A year ago, Jim Mora stood inside the
On Friday night, the Bruins seniors will receive acknowledgment from everyone except the man who brought them to UCLA.
They will share hugs, handshakes and smiles with parents, teammates and interim coach Jedd Fisch. Then they will try to beat
"He's one of the reasons why I came 1,800 miles away, from Louisiana, to be a part of this organization," Bruins senior linebacker Kenny Young said of Mora. "He is a real mentor. He's a great guy, a great guy at the end of the day. And I wish I could've shook his hand and hugged him for my last game, but, you know, things happen."
Several players said they had not seen Mora since he bid farewell during an emotional meeting on campus Sunday. Defeating Cal, they said, would help send off their former coach on a far more upbeat note.
The Bruins, 5-6 overall and 3-5 in the Pac-12 Conference, could also parlay a victory over the Golden Bears (5-6, 2-6) into what would be their fifth bowl game appearance in Mora's six seasons. Cal also has a possible bowl berth at stake.
Even amid a season that cost Mora his job, UCLA has not lost on its home field, going 5-0. The Bruins are trying to go undefeated at the Rose Bowl for the first time since 2005.
UCLA's senior appreciation nights have come with unhappy endings in recent years. The Bruins have lost their final home game in each of the last five seasons, their last victory coming over Colorado in November 2011 under Rick Neuheisel.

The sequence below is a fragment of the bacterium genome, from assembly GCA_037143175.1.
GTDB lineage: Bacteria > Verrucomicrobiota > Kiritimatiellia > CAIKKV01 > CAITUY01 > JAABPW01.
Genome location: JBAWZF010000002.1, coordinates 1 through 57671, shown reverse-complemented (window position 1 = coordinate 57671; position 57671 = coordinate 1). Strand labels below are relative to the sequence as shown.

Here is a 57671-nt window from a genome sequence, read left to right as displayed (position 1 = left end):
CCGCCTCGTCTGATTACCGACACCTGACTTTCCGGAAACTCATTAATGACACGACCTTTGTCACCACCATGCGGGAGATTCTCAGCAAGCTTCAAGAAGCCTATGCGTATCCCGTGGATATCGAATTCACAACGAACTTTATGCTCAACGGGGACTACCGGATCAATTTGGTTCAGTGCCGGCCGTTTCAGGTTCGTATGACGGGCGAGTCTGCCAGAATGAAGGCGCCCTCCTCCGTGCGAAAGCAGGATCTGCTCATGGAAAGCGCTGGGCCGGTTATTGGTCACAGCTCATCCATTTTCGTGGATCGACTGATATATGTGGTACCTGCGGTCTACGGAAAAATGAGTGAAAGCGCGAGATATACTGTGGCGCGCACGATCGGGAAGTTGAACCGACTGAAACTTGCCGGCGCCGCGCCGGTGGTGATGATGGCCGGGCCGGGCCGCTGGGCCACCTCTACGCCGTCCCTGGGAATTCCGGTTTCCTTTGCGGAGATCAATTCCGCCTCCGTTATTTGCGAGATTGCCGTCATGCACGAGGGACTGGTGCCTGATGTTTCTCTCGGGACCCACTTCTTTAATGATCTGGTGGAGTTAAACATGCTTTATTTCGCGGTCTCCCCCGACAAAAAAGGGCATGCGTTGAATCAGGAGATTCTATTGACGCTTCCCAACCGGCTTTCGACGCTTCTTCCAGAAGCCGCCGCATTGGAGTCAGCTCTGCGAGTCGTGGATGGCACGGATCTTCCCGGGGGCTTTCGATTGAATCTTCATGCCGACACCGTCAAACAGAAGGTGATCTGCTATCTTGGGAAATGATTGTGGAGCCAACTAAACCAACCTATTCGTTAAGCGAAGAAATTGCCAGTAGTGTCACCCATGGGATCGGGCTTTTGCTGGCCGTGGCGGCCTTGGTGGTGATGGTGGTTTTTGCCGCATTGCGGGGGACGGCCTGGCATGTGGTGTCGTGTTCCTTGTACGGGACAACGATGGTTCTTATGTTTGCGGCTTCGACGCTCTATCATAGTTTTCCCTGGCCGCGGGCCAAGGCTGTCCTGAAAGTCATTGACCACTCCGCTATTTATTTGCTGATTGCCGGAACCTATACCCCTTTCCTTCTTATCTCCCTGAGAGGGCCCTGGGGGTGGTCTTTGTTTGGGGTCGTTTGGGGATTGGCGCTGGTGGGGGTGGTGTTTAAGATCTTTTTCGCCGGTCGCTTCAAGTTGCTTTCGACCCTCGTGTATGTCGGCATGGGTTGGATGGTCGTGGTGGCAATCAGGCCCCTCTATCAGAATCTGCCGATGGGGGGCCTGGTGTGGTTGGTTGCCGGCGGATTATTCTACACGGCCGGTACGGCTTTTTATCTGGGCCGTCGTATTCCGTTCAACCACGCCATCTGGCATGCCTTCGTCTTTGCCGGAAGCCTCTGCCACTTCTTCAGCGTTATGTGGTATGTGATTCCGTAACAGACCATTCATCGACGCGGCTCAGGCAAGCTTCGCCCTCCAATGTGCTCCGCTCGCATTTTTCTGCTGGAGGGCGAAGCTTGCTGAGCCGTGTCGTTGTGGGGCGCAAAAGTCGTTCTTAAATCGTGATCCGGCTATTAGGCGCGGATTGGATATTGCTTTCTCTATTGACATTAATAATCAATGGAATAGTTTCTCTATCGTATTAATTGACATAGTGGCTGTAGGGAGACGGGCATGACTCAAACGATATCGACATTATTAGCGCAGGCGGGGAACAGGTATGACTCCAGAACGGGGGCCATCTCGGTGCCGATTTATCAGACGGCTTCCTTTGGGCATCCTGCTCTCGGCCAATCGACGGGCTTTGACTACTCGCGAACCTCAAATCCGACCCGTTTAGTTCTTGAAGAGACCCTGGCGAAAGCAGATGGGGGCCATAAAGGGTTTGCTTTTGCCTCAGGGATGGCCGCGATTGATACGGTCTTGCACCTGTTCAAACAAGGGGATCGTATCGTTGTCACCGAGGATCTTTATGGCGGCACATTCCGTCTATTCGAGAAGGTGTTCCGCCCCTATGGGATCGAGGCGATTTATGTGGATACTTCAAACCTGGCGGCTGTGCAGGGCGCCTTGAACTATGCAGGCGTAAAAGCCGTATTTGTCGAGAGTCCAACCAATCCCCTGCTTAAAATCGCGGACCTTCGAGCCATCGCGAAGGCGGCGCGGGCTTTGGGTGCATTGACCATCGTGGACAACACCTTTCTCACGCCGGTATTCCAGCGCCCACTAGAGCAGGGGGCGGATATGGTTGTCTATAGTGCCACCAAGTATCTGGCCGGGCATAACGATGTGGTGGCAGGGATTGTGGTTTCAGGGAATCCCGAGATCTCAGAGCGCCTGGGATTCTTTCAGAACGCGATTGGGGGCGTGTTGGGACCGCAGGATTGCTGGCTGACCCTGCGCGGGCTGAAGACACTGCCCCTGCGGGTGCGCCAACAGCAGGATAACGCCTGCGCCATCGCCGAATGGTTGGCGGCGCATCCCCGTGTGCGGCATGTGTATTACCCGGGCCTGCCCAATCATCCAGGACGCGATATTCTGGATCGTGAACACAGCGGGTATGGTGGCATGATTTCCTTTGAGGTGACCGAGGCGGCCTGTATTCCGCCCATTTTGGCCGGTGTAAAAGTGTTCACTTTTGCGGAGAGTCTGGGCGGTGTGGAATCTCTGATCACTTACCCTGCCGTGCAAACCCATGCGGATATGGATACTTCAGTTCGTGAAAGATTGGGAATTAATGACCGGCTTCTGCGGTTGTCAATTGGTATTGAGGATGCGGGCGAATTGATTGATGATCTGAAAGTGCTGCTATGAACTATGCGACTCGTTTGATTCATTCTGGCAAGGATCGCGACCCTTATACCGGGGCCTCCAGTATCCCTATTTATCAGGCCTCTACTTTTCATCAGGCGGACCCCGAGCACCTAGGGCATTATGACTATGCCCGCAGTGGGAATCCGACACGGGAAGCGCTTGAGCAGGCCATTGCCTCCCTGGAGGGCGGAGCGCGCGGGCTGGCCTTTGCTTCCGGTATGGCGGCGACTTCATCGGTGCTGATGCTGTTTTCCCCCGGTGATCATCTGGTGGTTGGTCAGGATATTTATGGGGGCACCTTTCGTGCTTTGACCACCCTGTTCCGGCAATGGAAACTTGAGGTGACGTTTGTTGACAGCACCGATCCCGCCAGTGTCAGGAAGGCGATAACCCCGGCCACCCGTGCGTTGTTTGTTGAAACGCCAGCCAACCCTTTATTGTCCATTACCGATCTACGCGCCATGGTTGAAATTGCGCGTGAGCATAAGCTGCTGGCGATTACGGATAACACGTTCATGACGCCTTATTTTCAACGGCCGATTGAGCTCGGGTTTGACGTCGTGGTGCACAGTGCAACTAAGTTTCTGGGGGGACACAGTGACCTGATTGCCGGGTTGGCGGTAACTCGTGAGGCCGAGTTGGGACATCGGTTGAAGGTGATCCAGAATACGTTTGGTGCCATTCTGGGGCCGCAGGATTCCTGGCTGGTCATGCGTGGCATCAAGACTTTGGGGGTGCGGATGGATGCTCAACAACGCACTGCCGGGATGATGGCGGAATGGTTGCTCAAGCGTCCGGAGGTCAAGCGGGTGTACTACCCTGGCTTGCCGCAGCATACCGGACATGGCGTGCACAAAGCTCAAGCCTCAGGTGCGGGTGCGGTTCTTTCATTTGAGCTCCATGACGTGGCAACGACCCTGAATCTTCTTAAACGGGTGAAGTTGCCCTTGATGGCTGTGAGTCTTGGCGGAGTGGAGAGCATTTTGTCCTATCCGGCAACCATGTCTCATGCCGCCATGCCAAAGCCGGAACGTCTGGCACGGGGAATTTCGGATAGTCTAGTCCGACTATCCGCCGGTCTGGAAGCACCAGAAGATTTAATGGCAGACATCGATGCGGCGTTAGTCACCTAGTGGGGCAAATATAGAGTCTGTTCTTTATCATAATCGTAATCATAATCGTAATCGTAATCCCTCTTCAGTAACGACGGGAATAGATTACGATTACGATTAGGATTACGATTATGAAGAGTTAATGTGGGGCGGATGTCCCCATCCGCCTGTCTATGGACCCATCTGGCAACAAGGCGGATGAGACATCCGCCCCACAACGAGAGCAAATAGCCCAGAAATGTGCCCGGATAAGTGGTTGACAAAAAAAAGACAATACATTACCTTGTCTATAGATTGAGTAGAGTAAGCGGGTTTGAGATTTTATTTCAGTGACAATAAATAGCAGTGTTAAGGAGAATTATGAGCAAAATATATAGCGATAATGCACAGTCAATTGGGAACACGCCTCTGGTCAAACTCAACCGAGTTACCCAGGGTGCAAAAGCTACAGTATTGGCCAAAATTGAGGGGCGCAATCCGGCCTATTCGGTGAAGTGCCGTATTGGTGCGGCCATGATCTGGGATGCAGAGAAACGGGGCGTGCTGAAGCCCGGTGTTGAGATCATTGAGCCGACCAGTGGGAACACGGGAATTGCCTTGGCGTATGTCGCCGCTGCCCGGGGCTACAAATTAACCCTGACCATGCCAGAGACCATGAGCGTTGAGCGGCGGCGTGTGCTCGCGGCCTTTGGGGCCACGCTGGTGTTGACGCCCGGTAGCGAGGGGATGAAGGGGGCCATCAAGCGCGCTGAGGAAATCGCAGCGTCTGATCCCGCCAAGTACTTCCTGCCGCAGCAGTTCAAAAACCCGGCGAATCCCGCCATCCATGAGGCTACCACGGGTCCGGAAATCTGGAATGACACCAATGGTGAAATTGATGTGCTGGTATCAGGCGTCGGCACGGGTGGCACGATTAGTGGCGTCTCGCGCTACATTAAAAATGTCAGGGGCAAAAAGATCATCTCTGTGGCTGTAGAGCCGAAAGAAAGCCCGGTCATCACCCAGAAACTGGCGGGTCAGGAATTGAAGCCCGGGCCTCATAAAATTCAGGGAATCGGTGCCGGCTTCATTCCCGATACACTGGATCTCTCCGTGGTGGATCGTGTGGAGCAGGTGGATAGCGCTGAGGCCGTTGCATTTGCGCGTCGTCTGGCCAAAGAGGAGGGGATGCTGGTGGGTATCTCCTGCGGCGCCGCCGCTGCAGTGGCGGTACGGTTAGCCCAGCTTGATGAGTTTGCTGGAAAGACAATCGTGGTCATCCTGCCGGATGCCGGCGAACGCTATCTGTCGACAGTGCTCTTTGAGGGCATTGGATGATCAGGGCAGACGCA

As they prepared for their last trip to the Rose Bowl earlier this week, players shared some of their favorite Mora memories. Safety Adarius Pickett recalled the coach being there to shake his hand during his graduation ceremony after he fulfilled his degree requirements in only three years. Center Scott Quessenberry described how Mora helped transform him from an 18-year-old kid into a 23-year-old man.
Quarterback Josh Rosen, a junior who also might be playing in his last home game before entering the NFL draft, spoke of former walk-ons embracing the same mottos in their professional careers that they had learned under Mora while playing for the Bruins.
"Be the same guy every day, set the standard and reset it every day, play against your own championship standard," Rosen said, ticking off the mantras. "I mean, it goes on and on. … You go on Instagram and scroll through my feed and there's 'We love you coach, we'll miss you' every third photo."
Mora’s absence could be most acutely felt among UCLA’s defensive players. Young said Mora had become more heavily involved in all aspects of the team’s struggling defense in recent weeks, leading to some significant improvement. The Bruins held
" 'Hey, coach, can I do this [for] you, can I help you with this?' " Bradley said, recalling Mora's message. "Things that you'll never forget and I will always have great admiration and respect for the way he treated each and every one of us as people."
Despite his team going 10-17 since late in the 2015 season, Mora remained buoyant through his final hours with the Bruins. In what would be his last remarks as the team's coach after UCLA's 28-23 loss to USC on Saturday, he spoke of ending a disappointing season on a positive note.
"Right now, if we can pull this thing together and come back with great energy next week, which I expect us to do, and we can go out and we can defend our home field again and we can get to a bowl," Mora said, "I think it will mean a lot for these young men given the circumstance of this situation and that's what we're going to try to do."
It could mean more than he imagined.